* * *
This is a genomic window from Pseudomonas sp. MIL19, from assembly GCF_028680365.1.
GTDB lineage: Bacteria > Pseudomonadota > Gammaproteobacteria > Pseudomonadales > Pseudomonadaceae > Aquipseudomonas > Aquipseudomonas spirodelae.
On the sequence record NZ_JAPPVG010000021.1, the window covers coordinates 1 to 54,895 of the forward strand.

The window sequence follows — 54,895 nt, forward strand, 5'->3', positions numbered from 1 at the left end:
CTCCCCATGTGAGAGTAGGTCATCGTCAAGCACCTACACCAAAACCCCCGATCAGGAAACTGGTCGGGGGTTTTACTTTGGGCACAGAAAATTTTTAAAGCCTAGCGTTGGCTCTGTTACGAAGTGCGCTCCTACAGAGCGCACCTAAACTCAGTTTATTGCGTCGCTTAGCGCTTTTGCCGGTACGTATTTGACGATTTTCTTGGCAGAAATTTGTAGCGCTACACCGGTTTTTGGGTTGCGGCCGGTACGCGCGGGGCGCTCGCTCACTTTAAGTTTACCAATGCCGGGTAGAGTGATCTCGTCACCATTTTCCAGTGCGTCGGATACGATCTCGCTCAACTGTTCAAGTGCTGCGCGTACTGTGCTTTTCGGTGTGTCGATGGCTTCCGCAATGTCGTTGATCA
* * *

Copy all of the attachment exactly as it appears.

This is a genomic window from Pseudomonas sp. MIL19, from assembly GCF_028680365.1.
GTDB lineage: Bacteria > Pseudomonadota > Gammaproteobacteria > Pseudomonadales > Pseudomonadaceae > Aquipseudomonas > Aquipseudomonas spirodelae.
On the sequence record NZ_JAPPVG010000021.1, the window covers coordinates 1 to 54,895 of the forward strand.

The window sequence follows — 54,895 nt, forward strand, 5'->3', positions numbered from 1 at the left end:
CTCCCCATGTGAGAGTAGGTCATCGTCAAGCACCTACACCAAAACCCCCGATCAGGAAACTGGTCGGGGGTTTTACTTTGGGCACAGAAAATTTTTAAAGCCTAGCGTTGGCTCTGTTACGAAGTGCGCTCCTACAGAGCGCACCTAAACTCAGTTTATTGCGTCGCTTAGCGCTTTTGCCGGTACGTATTTGACGATTTTCTTGGCAGAAATTTGTAGCGCTACACCGGTTTTTGGGTTGCGGCCGGTACGCGCGGGGCGCTCGCTCACTTTAAGTTTACCAATGCCGGGTAGAGTGATCTCGTCACCATTTTCCAGTGCGTCGGATACGATCTCGCTCAACTGTTCAAGTGCTGCGCGTACTGTGCTTTTCGGTGTGTCGATGGCTTCCGCAATGTCGTTGATCA